Republican candidate Donald Trump has said he is going to target states seen as Democratic strongholds in the last two days before the US election.
He will visit Pennsylvania, Michigan and also Minnesota, which has not gone Republican since 1972.
He started off a four-state swing on Saturday in Florida, where rival Hillary Clinton also campaigned.
She unveiled an advert to run in nearly a dozen states, set to the Katy Perry song, Roar.
Perry will appear with Mrs Clinton later on Saturday at a rally in Philadelphia, Pennsylvania.
Opinion polls suggest Mrs Clinton is still ahead in key states.
But she has seen her lead slip following last week’s FBI announcement that it was looking into emails that may be connected to her use of a private email server while she was secretary of state.
A nationwide McClatchy-Marist opinion poll on Saturday gave her a one point lead, compared to six in September.
A YouGov polling estimate on Saturday gave her a three-point lead.
Some 37 million early voters have already cast their ballots. Reports suggest many more Latino voters are turning out early in key states including Florida, Arizona and Nevada compared to past elections.
Analysts in Nevada say the Democrats appear to have taken a significant lead there because of the early ballots.
Donald Trump told a rally in Tampa, Florida: "We’re going into what they used to call Democrat strongholds, where we’re now either tied or leading. We’re going to Minnesota, which traditionally has not been Republican at all."
Hillary Clinton’s address in Florida had to deal with a downpour of rain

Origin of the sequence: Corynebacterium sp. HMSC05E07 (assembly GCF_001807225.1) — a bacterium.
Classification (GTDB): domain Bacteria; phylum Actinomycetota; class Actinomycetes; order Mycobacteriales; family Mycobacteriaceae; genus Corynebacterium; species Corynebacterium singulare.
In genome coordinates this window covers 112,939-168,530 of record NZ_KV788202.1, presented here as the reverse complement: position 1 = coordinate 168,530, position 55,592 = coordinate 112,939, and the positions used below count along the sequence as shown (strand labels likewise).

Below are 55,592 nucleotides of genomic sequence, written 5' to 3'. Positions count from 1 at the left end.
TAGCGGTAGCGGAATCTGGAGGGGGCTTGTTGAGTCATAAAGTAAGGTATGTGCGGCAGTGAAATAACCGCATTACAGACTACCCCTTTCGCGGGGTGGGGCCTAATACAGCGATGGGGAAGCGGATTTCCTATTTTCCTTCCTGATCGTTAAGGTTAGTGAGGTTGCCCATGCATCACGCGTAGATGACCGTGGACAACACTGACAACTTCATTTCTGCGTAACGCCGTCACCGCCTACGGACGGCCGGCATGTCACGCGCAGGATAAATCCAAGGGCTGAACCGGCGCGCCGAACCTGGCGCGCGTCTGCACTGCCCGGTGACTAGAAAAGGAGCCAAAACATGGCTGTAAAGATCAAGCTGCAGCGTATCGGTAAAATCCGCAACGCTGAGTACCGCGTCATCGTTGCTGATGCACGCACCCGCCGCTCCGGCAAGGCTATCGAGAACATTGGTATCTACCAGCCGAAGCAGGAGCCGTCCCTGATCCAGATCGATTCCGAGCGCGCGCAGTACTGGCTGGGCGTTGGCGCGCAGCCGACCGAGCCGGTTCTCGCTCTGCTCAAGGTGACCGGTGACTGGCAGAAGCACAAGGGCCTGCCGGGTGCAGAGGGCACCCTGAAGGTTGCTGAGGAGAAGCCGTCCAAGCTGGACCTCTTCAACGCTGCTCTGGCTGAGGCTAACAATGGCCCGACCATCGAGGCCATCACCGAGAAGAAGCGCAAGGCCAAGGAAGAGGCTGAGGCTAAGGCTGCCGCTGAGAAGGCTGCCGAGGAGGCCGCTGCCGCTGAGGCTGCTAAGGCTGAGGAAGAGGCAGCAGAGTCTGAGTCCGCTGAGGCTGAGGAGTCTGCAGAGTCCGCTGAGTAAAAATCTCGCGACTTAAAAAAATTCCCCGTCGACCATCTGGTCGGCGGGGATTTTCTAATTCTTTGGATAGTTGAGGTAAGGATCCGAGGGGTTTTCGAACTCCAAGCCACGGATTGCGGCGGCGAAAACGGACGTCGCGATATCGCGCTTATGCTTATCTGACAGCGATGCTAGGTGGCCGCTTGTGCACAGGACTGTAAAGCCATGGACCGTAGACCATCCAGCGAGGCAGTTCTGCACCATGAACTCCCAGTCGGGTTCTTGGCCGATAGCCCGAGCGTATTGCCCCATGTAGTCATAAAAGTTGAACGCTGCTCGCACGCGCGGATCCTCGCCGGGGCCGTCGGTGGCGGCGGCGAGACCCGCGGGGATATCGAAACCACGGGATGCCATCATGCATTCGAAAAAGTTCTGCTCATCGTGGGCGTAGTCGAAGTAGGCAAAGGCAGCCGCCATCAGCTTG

Pennsylvania and Michigan are also both on his agenda and they too have been tough states for Republicans. They have not won them since 1988.
After Tampa, Mr Trump headed to Wilmington in North Carolina, where he was introduced by his wife, Melania.
Mr Trump turned his fire on the Affordable Care Act, also known as Obamacare.
"Real change begins with immediately repealing and replacing Obamacare," he said.
Mrs Clinton addressed a rally in a hoarse voice in Pembroke Pines in Florida, telling supporters: "I don’t think I need to tell you all of the wrong things about Donald Trump", before cutting the speech short amid a downpour of rain.
Florida is a massively important state, particularly for Mr Trump, with many seeing it as a must-win. Candidates need 270 electoral college votes to win the presidency. Florida is worth 29.
The contest appears to be tight. Real Clear Politics’ poll average puts the Democratic candidate ahead, but poll analysis website FiveThirtyEight says Mr Trump has a 52.6% chance of winning the state.
Mrs Clinton’s campaign has revealed she will do a two-minute national TV commercial on Monday night which they expect will reach a combined audience of 20 million people.
She has been relying heavily on A-list supporters – on Friday in Cleveland it was singer Beyonce and rapper husband Jay Z.
After Katy Perry, she will take the stage with basketball star LeBron James in Cleveland on Sunday.
Mr Trump says he does not need star endorsements.
"We do it the old-fashioned way," he said on Saturday.
Separately, US authorities have said they are assessing the credibility of information on a possible al-Qaeda extremist attack before election day.
New York City, Texas and Virginia were said to be possible targets but a police spokesman said the information "lacks specificity".
Officials say they regularly assess all possible threats before major events.
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